REACTING SAFELY TO SEVERE WEATHER: In severe weather, class members should seek appropriate shelter immediately, leaving the classroom if necessary. The class will continue if possible when the event is over. For more information on Hawk Alert and the siren warning system, visit the Public Safety web site.



Writing Center 110 English-Philosophy Building, 335-0188,

Speaking Center 12 English-Philosophy Building, 335-0205,

Mathematics Tutorial Laboratory 314 MacLean Hall, 335-0810, 

Referral Service Campus Information Center, Iowa Memorial Union, 335-3055


CLAS FINAL EXAM POLICIES: Final exams may be offered only during finals week. No exams of any kind are allowed during the last week of classes. Students should not ask their instructor to reschedule a final exam since the College does not permit rescheduling of a final exam once the semester has begun. Questions should be addressed to the Associate Dean for Undergraduate Programs and Curriculum.

MISSED EXAM POLICY: University policy requires that students be permitted to make up examinations missed because of illness, mandatory religious obligations, certain University activities, or unavoidable circumstances. Excused absence forms are required and are available at the Registrar web

UNIVERSITY EXAMINATION POLICY FINAL EXAMINATIONS: An undergraduate student who has two final examinations scheduled for the same period or more than three examinations scheduled for the same day may file a request for a change of schedule before the published deadline at the Registrar's Service Center, 17 Calvin Hall, 8-4:30 M-F, (384- 4300).

PLUS-MINUS GRADING: All the department's instructors can append plus or minus grades to the letter grades they assign for the course. If the instructor does not specifically indicate in the syllabus that he or she will not assign plusses or minuses, students should assume that this form of grading will be used.

WOODSHOP USE AND FEES: The School of Art and Art History Woodshop Is a common use facility for any student enrolled in a studio art class. The woodshop has a $25 per student per semester buy-back fee. All students who use the woodshop must pay this fee, which goes towards the replacement of consumables as well as equipment repairs, replacements and other shop related expenses. Students can opt to pay a one-time use fee of $5 to work for one day only. However if they come back in for further use they must pay the $25 lab fee at that time. This will mean that in total they will be charged $30.  The students will be U-Billed by the lab coordinator before they begin working. Students must also complete safety training and fill out a woodshop safety release form every semester to work in the shop. To do this they must see the Woodshop Lab Specialist, Adam Krueger. Woodshop open hours and schedules are posted on the door of the woodshop.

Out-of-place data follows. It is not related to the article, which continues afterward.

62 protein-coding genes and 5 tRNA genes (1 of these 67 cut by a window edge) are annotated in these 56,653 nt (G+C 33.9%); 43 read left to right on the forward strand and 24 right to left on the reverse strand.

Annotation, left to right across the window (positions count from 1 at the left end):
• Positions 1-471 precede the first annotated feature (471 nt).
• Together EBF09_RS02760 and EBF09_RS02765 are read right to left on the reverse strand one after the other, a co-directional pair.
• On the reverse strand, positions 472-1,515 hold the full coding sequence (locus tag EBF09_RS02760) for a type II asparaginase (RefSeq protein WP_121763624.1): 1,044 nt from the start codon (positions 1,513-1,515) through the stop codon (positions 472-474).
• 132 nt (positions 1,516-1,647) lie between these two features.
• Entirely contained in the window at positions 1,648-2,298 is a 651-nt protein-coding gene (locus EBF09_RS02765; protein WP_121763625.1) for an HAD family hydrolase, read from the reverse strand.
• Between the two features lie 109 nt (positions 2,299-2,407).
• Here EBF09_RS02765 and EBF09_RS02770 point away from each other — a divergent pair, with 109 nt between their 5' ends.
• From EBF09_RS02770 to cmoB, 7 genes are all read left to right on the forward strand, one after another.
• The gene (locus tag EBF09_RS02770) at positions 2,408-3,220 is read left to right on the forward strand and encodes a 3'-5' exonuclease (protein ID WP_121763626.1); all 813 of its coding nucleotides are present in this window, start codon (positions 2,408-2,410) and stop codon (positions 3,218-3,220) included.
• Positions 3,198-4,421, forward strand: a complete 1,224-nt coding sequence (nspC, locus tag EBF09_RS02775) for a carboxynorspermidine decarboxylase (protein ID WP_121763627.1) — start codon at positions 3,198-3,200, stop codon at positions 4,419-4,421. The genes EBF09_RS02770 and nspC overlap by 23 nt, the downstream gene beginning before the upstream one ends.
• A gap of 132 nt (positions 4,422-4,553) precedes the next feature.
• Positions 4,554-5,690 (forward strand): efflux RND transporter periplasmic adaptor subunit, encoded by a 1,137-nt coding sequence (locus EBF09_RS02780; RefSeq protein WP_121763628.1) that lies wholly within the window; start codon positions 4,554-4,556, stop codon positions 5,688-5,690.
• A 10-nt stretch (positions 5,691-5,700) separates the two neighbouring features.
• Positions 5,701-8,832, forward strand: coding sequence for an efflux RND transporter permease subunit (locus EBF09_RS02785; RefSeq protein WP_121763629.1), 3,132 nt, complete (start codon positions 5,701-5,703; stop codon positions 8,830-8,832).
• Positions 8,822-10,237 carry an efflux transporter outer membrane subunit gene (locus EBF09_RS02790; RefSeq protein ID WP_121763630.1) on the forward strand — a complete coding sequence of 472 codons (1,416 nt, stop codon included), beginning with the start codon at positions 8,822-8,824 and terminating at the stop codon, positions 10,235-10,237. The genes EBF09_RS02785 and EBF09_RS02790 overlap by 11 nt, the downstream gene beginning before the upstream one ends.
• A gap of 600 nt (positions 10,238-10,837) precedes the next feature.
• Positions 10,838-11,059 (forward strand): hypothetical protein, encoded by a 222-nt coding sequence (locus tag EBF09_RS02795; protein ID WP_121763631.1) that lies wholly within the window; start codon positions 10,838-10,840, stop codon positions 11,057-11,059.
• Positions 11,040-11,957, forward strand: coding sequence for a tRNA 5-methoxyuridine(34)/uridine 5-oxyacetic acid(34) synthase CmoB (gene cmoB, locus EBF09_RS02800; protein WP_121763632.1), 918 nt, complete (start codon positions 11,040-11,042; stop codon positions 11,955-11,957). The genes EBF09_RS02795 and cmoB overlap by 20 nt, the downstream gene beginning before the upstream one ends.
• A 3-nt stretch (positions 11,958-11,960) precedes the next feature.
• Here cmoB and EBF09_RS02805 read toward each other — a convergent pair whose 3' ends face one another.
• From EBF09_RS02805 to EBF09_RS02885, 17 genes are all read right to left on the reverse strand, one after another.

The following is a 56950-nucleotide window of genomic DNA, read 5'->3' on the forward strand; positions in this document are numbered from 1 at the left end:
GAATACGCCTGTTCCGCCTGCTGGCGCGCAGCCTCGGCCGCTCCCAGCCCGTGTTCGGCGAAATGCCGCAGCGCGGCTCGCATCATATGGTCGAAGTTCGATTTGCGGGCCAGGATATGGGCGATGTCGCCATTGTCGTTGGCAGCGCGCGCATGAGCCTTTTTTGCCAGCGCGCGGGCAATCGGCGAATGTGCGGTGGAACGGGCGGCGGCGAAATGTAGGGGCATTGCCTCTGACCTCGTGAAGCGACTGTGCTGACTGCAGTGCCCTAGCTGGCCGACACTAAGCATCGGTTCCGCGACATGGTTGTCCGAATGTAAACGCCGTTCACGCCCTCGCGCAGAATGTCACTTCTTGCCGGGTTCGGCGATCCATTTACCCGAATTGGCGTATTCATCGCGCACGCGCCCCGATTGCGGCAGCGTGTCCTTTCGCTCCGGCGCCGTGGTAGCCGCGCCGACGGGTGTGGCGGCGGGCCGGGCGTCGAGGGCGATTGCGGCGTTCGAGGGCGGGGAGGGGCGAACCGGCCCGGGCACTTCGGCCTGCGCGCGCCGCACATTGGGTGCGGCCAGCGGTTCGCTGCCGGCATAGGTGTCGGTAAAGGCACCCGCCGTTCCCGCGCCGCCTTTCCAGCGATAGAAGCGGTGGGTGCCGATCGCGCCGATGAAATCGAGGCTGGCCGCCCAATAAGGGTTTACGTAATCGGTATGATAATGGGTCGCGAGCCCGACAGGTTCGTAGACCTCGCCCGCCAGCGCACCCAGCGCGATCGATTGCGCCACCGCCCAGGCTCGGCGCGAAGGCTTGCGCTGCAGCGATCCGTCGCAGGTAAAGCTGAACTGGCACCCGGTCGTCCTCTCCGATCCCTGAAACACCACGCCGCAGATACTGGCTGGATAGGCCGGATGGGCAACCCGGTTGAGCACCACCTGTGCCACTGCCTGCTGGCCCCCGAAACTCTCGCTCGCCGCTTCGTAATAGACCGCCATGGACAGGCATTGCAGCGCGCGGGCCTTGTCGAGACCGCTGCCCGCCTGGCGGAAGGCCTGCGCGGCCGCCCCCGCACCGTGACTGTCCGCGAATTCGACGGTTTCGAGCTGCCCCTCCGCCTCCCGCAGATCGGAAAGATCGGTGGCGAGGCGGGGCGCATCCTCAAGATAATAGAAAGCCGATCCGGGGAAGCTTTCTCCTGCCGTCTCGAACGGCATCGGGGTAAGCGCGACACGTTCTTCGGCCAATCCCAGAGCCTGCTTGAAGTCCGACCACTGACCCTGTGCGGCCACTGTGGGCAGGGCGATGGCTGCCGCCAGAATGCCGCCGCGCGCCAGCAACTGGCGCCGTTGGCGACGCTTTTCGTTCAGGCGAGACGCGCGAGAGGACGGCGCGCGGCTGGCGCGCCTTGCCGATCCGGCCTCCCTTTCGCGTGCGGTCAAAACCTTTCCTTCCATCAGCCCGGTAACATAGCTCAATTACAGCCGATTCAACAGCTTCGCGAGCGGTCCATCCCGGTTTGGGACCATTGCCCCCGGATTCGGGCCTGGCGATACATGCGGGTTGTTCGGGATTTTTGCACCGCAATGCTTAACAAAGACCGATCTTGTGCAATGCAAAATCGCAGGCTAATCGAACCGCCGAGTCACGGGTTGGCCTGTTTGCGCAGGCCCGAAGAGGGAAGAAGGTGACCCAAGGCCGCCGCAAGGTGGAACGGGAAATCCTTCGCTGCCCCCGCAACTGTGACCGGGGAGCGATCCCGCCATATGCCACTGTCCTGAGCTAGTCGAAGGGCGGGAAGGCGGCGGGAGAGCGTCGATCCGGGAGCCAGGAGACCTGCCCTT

Students enrolled in classes that require the use of woodshop as part of their class instruction will be U-billed at the time of use.


Jan 21• intro to course and each other; Safety Procedures & ICON (Each student should have a copy of the woodshop safety proceedures); Discuss Sculpture, what it is, how we understand it; HW research into artists and links above, be ready to discuss an artist of your choice.

Students must complete the ICON safety training for the Woodshop and Sculpture Area:

Jan 23• Introduce wire project. Students bring in one object to copy ( 6-8" ).
HW: Deacon's extensive website; Richard Deacon reading- takes notes for discussion on Tues 1/28.

Jan 28• Discussion of Deacon reading. Work on wire project.

Jan 30•Woodshop safety with Adam Krueger.

Feb 4• Begin Box Joints.

Feb 6• Finish Box Joints, Discuss Wood Project: Tension: 2x4 & 1lb of Nails.

Feb 11• Students have drawings of ideas to discuss methods with professor.

Feb 13• Studio work day.

Feb 18• Studio work day.

Feb 20• Studio work day.

Feb 25• Studio work day.

Feb 27• First Critique.

Mar 4• Introduce Assemblage Project.

Mar 6• Review artists related to Assemblage Project..Go over various adhesives, pop rivets, other joining techniques.

Mar 11•Students should have a book from the library, word cluster, 10 drawings and an idea to discuss with professor. Studio work day.

Mar 13• Studio work day.

Mar 18 & 20• No Class...Spring Break.

Mar 25• Studio work day.

Mar 27• Studio work day.

Apr 1• Second Critique.

Apr 3• Introduce Final Project: Plaster. Disscuss Plaster Project: Hybrid Mythology?? You have one month to be as ambitious as possible.

Apr 8• Demo on plaster working methods.

Apr 10• Studio work day.

Apr 15• Studio work day.

Apr 17• Studio work day.

Apr 22• Studio work day.

Apr 24• Studio work day.

Apr 29• Studio work day.

May 1• Studio work day.

May 8• Studio work day.

May 10• Final Critique.